How To Stand-Out Among Your Peers As A Software Developer

James Hickey on February 20, 2019

I started my career working for an organization that was building a platform for vehicle manufacturers to consolidate and run analytics on their sa... [Read Full]
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Oooo it's me! Thank you James.

Such great advice to everyone, not just junior developers, to put your hand up for opportunities and learn your tool of choice really well.

It's so easy to get overwhelmed with the new technologies and tools. You never can really get caught up and know everything about everything in the tech industry so why put pressure on yourself? Get to know what makes sense to you, put equal effort into being a team player and good communicator and you'll go far.

 

Great post!!!

I did exactly this at my current company. When one of our Senior devs left there was a gap in Elasticsearch knowledge. I decided that was something I wanted to learn more about and own. 3 years later I am known as the Elasticsearch Whisperer! That specialized knowledge is also what pushed me into my Sr. dev role. If you want to reach the next level in your career, I highly recommend taking this advice 🤗

 

Love it! Thanks for sharing your experience!

 

I am known as the Elasticsearch Whisperer!

Ah ah ah :D You definitely need to get a t-shirt with that title :D

 
 

Great post James, I've also interpreted it as an encouragement on not coming in in a room with guns blazing. Sometimes what you think you want out of something is not what you end up doing and you might enjoy even more this other thing if you don't stay fixated on yourself and your preconceived idea.

Does it make sense? It sounded deeper in my brain :D

Now, I'm not going to tell you to learn regular expressions 😂.

You should though :) Regular expressions and SQL are legit superpowers! The great thing is, as @helenanders26 is demonstrating with ther posts, SQL and database knowledge goes on for miles.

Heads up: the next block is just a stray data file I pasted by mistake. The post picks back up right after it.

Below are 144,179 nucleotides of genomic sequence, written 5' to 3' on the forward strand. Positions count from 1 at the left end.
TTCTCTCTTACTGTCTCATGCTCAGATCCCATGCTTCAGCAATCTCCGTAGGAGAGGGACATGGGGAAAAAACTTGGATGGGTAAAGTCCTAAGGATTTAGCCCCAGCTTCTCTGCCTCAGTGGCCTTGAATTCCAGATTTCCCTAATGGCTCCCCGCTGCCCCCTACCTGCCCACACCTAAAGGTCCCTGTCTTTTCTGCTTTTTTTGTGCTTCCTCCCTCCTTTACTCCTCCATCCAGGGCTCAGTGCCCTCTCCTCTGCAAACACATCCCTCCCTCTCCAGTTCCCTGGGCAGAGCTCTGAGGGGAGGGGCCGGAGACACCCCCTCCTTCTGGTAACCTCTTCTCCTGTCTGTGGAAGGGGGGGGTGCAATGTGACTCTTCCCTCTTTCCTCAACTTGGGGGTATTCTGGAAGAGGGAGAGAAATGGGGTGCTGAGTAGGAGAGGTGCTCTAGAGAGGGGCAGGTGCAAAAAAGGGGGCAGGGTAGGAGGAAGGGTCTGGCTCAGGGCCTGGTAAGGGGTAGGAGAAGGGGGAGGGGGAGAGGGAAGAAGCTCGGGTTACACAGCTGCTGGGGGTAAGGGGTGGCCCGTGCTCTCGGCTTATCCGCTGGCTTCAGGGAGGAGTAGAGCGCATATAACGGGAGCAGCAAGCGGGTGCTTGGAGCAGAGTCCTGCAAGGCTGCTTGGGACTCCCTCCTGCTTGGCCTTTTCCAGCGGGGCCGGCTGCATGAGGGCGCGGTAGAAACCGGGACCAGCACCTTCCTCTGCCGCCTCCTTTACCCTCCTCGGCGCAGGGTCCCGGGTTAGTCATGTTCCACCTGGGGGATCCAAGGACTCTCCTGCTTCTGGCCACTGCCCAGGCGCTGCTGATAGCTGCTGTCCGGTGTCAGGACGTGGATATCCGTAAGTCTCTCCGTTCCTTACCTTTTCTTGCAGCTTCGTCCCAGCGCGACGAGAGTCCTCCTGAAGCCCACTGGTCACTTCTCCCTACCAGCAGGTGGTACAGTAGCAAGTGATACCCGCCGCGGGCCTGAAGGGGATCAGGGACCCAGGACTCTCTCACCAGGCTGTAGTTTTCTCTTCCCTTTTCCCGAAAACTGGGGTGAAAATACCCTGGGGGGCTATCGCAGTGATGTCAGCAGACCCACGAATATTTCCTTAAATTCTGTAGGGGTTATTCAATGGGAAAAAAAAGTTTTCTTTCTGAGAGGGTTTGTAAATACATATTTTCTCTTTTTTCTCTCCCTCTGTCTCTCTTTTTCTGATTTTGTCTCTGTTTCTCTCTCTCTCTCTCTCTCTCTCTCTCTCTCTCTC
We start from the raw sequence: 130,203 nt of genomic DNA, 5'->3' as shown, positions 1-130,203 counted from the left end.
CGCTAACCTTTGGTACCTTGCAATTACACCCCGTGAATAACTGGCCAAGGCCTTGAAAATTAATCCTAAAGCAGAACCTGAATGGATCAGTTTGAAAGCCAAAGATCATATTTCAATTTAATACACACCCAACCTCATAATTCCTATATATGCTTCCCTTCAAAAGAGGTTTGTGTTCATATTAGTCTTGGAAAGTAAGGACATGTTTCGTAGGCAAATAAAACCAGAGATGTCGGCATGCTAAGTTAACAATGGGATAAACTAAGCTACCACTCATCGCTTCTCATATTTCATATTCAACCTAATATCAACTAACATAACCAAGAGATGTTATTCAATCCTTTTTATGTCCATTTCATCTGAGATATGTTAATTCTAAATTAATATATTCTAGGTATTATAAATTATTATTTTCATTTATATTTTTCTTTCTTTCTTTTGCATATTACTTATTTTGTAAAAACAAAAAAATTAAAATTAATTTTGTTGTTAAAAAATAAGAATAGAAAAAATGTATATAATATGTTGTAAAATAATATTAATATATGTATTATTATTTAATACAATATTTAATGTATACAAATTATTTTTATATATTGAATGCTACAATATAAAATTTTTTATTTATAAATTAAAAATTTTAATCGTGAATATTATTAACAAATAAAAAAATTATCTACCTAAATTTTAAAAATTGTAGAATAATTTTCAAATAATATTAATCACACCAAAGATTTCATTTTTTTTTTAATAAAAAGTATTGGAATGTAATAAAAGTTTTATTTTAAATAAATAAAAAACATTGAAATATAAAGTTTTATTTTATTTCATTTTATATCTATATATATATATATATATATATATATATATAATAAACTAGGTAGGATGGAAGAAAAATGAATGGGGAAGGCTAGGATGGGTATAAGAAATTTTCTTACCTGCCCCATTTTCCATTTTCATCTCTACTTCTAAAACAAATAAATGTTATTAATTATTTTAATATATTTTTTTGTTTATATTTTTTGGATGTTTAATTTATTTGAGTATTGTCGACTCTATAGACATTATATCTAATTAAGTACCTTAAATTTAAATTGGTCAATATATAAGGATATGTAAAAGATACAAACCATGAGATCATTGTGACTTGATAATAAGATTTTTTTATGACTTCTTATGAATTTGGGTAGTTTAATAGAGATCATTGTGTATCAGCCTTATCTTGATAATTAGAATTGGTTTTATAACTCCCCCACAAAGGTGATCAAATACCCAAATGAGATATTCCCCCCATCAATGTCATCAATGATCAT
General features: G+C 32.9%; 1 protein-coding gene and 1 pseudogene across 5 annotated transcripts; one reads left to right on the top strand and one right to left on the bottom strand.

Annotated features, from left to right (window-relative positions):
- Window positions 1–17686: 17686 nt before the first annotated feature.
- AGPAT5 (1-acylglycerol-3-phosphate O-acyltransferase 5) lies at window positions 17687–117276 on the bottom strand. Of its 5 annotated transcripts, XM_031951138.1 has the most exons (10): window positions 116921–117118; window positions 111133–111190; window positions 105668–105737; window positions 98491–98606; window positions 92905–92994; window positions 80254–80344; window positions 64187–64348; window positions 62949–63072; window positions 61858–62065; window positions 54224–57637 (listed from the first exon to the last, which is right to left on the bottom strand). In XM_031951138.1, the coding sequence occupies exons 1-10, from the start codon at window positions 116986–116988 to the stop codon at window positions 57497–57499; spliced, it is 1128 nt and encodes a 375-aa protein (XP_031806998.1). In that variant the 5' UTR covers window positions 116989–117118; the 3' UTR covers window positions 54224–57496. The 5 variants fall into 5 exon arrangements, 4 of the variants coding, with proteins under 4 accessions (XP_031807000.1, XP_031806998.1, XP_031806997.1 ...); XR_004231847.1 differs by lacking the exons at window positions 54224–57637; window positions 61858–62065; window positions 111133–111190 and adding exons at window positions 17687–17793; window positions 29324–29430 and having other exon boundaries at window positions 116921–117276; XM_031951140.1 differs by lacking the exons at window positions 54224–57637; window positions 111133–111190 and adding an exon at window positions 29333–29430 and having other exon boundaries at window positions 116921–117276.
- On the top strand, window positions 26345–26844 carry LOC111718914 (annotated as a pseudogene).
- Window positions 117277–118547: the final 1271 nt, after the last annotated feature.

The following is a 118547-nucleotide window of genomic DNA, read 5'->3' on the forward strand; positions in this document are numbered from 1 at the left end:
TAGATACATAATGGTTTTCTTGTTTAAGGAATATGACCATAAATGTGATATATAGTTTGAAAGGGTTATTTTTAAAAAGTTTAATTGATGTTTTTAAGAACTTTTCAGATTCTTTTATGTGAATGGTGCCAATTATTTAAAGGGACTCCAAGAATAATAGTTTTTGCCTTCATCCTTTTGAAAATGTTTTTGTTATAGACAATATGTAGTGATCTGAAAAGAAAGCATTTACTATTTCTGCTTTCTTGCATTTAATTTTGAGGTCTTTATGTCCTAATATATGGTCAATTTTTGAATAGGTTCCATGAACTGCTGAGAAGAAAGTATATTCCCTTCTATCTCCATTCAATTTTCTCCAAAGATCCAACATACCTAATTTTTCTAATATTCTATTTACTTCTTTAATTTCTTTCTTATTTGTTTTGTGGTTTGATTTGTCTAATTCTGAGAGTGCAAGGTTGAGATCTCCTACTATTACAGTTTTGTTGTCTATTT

Regular expressions are pretty much the same in every language and environment, there are small difference but they can picked up by reading a page or two each time. SQL also has a "best before" date of basically never :D

 

Yes, there's wisdom in observing a business and trying to figure out pain points or gaps that could be filled vs. just trying to overlap all the best practices etc. I've found that out the hard way, sadly... :(

SQL is 100% a fundamental skill set that all devs should have. I find many web devs, for example, do lack a really good grasp of DB fundamentals beyond just querying. Many times, they are expected to set up a DB and optimize them - having a very basic understanding of DB concepts...

Def. a requirement for becoming a skilled "senior" web developer.

I think @helenanders26 has a potential market here for some future content directed specifically at web devs who need to improve their DB game in order to level-up in their careers... cough

 

"SQL has a 'best before' date of basically never"

This is the best quote ever :D

 

Nice article, getting specialized knowledge is definitely useful!

However, though specialization is good, make sure not to get locked into only doing the thing you're specialized in, so that you get to improve and learn other skills.

And though it's nice to stand out, passing on knowledge on how to do something might be worth considering, so others can work without having to wait for you, or to prevent the project from going awry if you ever go sick during an important phase.

 

Agree. If done correctly, you should find yourself mastering one thing and then moving onto something else or finding some other gap in your business, etc.

 

Great post @jamesmh ! Wanted to highlight this part:

Quickly, I became the "go-to" guy for whenever the team had encountered some really hard pieces of data to extract! All because I knew regular expressions really well!

Being known as the person who helps others is one of the best ways to build a reputation.

When you commit yourself to consistently care for people, those acts of kindness add up.

I like how my buddy Jarrod puts it: "Even if you're aren't famous, you can still build trust by helping individuals one at a time."

 
 

It's awesome advice in observing our surroundings. I played around with regular expressions back in my school days.

It's really cool to use it in just a few line. I remember I was searching for my country's social security number to validate it.

Took me weeks just to figure out how to do it in php to build that regular expression but I took the most pride in it while presenting it to the class.

 

Awesome! Great to hear people using RegEx to solve problems.

 
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